Let $f(x)$ be a real valued differentiable function on the real line $\mathbb{R}$ such that when $\lim\limits_{x\to0} \frac{f(x)}{x^2}$ exists, and is finite. Prove that $f'(0) = 0$



$\lim\limits_{x\to 0} \frac{f(x)}{x^2}=l$ $\implies$ $\lim\limits_{x\to 0}f(x)=l\times\lim\limits_{x\to 0} x^2$ $\implies$ $\lim\limits_{x\to0}f(x)=0$.

and according to the ability of the differentiation : $\lim\limits_{x\to0}f(x)=f(0)=0$

Hence, $f'(0)=0.$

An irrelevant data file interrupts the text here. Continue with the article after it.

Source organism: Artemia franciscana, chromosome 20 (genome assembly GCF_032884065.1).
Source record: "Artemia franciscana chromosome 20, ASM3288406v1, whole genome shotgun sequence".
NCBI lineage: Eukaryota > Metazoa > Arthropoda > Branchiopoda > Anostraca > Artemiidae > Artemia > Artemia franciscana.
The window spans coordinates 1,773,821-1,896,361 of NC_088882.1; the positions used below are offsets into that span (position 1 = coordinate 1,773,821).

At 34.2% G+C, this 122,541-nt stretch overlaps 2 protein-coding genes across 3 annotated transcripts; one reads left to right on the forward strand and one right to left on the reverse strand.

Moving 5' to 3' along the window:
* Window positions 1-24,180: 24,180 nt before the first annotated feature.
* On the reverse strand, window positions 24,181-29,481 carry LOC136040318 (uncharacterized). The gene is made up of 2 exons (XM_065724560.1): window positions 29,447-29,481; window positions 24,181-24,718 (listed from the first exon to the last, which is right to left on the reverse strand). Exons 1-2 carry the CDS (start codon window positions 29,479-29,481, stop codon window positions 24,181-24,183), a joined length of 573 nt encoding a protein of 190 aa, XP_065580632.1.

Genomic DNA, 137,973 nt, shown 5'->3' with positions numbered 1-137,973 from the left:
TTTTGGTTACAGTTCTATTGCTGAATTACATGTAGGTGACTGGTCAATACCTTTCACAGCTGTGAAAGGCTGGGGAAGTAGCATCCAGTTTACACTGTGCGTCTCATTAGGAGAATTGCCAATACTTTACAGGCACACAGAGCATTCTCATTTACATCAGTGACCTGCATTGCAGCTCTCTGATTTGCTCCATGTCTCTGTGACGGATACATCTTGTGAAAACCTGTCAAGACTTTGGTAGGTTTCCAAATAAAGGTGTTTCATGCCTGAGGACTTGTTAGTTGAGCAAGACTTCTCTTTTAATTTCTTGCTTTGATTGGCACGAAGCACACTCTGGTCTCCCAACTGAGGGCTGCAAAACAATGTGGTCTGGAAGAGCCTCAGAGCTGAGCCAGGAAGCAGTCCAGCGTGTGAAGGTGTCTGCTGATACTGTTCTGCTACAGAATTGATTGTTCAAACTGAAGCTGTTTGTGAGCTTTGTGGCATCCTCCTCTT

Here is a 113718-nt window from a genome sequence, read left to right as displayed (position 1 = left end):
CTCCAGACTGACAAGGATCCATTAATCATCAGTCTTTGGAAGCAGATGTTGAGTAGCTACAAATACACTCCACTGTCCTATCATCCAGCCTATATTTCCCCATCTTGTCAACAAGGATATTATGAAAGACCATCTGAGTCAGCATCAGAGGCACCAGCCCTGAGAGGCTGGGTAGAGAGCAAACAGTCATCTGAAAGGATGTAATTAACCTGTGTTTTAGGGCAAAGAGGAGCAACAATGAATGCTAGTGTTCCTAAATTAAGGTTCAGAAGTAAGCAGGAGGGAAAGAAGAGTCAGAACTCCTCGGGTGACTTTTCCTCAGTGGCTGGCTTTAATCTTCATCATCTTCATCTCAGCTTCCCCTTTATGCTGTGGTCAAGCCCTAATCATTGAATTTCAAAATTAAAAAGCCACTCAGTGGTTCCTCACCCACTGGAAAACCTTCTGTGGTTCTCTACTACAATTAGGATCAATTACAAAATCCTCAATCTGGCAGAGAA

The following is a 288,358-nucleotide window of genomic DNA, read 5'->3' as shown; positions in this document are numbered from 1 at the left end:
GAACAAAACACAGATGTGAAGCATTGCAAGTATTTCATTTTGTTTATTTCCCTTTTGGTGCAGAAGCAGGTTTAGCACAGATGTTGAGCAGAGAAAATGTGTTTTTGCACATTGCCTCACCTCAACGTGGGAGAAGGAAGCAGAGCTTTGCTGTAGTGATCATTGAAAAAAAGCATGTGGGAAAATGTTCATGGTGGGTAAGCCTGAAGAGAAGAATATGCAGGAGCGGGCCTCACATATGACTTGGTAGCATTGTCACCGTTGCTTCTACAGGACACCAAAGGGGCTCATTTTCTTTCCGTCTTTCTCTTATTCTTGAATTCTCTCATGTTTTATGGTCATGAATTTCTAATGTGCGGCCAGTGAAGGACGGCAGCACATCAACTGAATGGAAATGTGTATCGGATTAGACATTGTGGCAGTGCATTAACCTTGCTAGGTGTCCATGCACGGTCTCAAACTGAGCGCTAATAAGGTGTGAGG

Notice :

$f'(0)=\lim\limits_{x\to0}\frac{f(x)-f(0)}{x}=\lim\limits_{x\to0}\frac{f(x)}{x}=\lim\limits_{x\to0}\frac{x\times f(x)}{x^2}=\lim\limits_{x\to0}x\times \lim\limits_{x\to0}\frac{f(x)}{x^2}=0\times l=0$

  • 1
    $\begingroup$ You missed to write a step: $f'(0)=\lim_{x\to 0}\displaystyle\frac{f(x)-f(0)}x=\lim_{x\to 0}\frac{f(x)}x\ =\ 0$ by the same argument as your first line. $\endgroup$ – Berci May 9 '14 at 14:41
  • $\begingroup$ Absolutely not. Think e.g. $f(x)=x$. This satisfies $f(0)=0$, while $f'(0)=1$. $\endgroup$ – Berci May 9 '14 at 14:50

Your Answer

By clicking “Post Your Answer”, you agree to our terms of service, privacy policy and cookie policy

Not the answer you're looking for? Browse other questions tagged or ask your own question.